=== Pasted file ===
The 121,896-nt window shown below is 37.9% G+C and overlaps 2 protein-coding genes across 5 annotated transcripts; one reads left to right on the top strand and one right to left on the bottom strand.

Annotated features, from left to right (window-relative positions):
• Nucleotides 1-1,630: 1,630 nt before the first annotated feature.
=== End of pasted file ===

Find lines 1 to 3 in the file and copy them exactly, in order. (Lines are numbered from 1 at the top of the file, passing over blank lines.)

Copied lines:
The 121,896-nt window shown below is 37.9% G+C and overlaps 2 protein-coding genes across 5 annotated transcripts; one reads left to right on the top strand and one right to left on the bottom strand.

Annotated features, from left to right (window-relative positions):
• Nucleotides 1-1,630: 1,630 nt before the first annotated feature.